The original BackPack was like many Twelve South products in that it was an incredibly obvious product produced with a high level of polish. Adding a shelf to the back of your Mac to store hard drives and other knick-knacks may have seemed like a no-brainer, but the BackPack was the accessory that nailed it.
The BackPack 2 keeps the core behavior of the first model and adds a few small tricks of its own to entice you if you haven’t already made the jump. In addition to mounting on the back of your Mac, it will also mount to the front of the support pole on Apple Displays, creating a forward-looking shelf that you can use to store things off of your desk. Since I don’t have a separate Apple display, it wasn’t practical for me to test that out, as a 27″ iMac has very little clearance underneath and a shelf wouldn’t be convenient.
I was, however, able to test the other two new features: the ability to store items vertically and some new cable management rails along the sides.
The BackPack 2 comes in Twelve South’s trademark posh packaging, which is always done so well. When you remove it from the textured box, you’ll see two clips, two sets of inserts, four vertical support posts and the shelf itself. An instruction manual and a parts diagram are inside as well, so you know exactly which inserts are made for which displays.
The clips are designed to slide along the rear rail of the BackPack, letting you place the shelf anywhere you like. They’re set so that they only go one way, acting as a wedge that tightens when weight is applied. The inserts also apply torsion to the support beam as you set items on it, so I experienced very little slippage issues when attaching the shelf. I do wish that the screws had a place to use a driver on them, as I would like to clamp them down a bit tighter than my fingers can do.
The posts are inserted through any of the perforated holes on the shelf, which also act as ventilation. If you’re using drives that are metal-to-metal, there’s a handy rubber mat included, but ditch it if they’re in enclosures, as you’ll get better heat passthrough that way. Once you’ve shoved the poles through, you can tighten them down with the thumbscrews. Once again, the thumbscrews could have used the ability to…well, screw them. But they go on ok after a bit of tightening.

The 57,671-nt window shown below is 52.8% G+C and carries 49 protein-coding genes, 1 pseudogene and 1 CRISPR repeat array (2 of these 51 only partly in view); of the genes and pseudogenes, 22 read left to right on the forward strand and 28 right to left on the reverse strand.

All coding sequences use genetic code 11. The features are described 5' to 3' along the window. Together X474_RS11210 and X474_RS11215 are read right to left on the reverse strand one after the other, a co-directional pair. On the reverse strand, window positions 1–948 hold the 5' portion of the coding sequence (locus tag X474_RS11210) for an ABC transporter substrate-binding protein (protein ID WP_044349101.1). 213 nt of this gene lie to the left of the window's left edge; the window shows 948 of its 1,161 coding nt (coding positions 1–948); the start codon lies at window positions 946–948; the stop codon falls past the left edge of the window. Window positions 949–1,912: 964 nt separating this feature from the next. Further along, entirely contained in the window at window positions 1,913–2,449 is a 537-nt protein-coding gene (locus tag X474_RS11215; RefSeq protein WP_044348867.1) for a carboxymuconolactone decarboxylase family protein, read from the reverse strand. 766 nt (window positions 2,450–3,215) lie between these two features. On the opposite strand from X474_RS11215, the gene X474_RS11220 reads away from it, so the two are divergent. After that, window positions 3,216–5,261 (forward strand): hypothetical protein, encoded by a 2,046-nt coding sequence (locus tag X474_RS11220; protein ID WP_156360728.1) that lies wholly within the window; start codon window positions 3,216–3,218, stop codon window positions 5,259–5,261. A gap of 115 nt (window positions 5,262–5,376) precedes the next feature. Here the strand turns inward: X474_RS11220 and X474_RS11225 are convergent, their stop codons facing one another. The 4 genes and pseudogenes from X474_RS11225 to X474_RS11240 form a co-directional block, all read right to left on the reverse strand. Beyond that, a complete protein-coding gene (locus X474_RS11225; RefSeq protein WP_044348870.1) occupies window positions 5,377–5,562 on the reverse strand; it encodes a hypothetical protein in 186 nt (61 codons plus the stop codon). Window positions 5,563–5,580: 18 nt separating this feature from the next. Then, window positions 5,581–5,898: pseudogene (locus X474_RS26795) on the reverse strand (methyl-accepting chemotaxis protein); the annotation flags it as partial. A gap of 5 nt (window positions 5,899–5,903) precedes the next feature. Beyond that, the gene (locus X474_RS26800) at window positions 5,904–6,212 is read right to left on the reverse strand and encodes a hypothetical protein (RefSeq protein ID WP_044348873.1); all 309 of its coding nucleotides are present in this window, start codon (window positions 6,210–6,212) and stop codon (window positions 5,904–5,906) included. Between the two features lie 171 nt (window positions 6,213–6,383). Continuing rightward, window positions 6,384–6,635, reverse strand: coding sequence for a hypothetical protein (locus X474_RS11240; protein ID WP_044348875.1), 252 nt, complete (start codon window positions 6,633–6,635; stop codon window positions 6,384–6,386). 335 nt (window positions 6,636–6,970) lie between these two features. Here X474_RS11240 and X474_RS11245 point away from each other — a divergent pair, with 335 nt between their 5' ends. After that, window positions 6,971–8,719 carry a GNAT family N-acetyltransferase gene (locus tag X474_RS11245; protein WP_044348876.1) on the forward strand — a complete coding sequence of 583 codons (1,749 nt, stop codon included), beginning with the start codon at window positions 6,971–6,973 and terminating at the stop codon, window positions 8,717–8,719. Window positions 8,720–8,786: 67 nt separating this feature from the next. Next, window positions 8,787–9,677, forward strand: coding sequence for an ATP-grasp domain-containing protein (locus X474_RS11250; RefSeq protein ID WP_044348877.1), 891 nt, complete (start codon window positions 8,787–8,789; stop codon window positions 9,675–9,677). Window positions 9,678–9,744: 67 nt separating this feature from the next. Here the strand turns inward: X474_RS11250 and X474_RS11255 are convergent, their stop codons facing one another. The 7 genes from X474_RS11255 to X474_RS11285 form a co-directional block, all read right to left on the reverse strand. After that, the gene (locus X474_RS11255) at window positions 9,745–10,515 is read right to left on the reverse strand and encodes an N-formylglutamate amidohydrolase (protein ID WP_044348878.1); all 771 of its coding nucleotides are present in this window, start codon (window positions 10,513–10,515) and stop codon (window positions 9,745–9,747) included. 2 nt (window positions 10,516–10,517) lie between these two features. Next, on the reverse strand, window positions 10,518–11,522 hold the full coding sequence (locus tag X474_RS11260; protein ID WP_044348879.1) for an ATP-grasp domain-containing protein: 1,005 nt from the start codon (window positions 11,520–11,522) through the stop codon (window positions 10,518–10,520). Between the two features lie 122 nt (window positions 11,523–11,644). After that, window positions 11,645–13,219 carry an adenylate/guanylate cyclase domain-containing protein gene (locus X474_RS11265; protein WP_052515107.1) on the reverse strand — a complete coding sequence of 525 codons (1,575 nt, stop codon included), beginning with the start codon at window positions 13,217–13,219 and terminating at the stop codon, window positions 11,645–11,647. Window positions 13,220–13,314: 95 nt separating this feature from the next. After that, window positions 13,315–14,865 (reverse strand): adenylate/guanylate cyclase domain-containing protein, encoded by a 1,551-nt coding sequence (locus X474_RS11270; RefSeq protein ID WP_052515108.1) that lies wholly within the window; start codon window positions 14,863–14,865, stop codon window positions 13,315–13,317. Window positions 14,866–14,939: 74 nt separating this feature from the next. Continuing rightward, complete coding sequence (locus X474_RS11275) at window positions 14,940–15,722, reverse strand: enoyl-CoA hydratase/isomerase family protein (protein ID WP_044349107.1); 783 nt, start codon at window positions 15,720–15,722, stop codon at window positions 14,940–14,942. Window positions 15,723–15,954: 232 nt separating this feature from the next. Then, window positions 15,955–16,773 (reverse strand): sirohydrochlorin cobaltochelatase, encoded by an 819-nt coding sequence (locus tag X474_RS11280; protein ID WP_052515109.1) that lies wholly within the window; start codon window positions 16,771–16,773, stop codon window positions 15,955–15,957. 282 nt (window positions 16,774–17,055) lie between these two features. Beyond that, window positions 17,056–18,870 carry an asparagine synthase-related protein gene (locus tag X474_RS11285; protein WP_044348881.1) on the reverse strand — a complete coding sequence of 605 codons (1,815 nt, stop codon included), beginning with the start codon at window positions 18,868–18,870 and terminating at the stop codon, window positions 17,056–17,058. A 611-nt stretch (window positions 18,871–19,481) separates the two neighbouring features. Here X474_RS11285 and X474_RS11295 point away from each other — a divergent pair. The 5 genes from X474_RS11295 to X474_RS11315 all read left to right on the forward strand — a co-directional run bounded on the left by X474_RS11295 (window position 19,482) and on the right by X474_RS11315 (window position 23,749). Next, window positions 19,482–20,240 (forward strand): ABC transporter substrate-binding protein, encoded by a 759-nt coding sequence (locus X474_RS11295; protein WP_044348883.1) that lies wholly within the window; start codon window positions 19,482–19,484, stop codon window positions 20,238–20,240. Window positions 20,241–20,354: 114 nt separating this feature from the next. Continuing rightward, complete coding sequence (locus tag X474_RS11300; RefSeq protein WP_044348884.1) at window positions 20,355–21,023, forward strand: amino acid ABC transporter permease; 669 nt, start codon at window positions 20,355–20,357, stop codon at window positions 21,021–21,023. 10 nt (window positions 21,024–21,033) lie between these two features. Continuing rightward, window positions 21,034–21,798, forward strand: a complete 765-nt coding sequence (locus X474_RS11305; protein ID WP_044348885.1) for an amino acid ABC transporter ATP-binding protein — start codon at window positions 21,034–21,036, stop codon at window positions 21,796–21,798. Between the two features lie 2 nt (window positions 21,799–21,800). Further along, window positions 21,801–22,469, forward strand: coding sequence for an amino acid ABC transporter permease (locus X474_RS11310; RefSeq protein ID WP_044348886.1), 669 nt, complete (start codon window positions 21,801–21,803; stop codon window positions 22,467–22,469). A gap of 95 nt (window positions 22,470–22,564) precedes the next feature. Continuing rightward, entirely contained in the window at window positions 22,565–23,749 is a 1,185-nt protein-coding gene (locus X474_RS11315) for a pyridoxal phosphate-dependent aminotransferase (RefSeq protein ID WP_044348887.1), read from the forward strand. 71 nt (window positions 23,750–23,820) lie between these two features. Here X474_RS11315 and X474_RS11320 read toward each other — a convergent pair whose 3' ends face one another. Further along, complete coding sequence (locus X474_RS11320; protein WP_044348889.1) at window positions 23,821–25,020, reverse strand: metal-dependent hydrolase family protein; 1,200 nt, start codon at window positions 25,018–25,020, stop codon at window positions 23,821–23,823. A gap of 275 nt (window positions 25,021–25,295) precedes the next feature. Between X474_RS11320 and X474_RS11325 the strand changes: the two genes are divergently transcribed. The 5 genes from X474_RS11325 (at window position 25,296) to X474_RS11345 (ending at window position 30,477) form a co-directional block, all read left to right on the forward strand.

The shelf is easily big enough to store two vertical drives, which stay on just fine even without the support posts. The rubber mat actually does help with slipping here, especially if you tend to move your desk a lot when you type. If you’re concerned about them tipping off, you could use two posts as a retaining wall along the outer edge.
When using four poles, two front and two back, my MacBook Air stood up just fine on the shelf. The maximum weight is 3.5lbs, so larger laptops like the 17″ MBP or the like are out of luck, but 13″ MacBooks or Airs are no problemo.
In the view above you can see how the shelf is attached, with the screws and the cantilever holding the clamps tight against the support beam of the iMac. As I said, no slippage issues, even when moving the desk around while shooting images and testing.
The new rails along the sides allow you to slip cables through them to keep them in order, which is handy if you’re using the shelf to store drives. They work just fine, and routing them through the rail and then through the hole in the support beam works quite well for keeping short 3ft cables in order.
One issue I had with the BackPack 2 in my setup was that I keep my iMac very close to the wall, with the beam almost touching it. Because of the rear clearance, I had to move my iMac away from the wall onto my desk. This screwed with my head because I like to have a certain amount of distance away from my screen when I’m using my big iMac. So I had to scoot my desk out from the wall about an inch and then move my iMac away from me to keep the same distance. Obviously a lot of that has to do with my particular brand of neuroses, but I thought I’d tell you. Don’t judge me.
Update: The Twelve South folks were kind enough to note to me that if you push the shelf all the way to the top of the support bar, there’s enough clearance to push it all the way back.
The BackPack 2 is a fitting sequel to the original design, with well machined aluminum that matches up closely with the finish of the iMacs, Apple Displays and MacBooks that it’s designed to be used with. All of the parts are carefully done, with rubber coatings on the support posts and ridged grips on the screws. Aside from not having any way to tighten the screws with a tool, I couldn’t find a lot to dislike about it.
If you have no external drives or any other crap you’d like off your desk, hey, I understand, but I don’t think I like you very much. Just kidding. But, if you have an original BackPack, the cord management and vertical storage might be a good reason to drop $35 bucks, and if you don’t have one, there’s really no reason not to snag one at that price.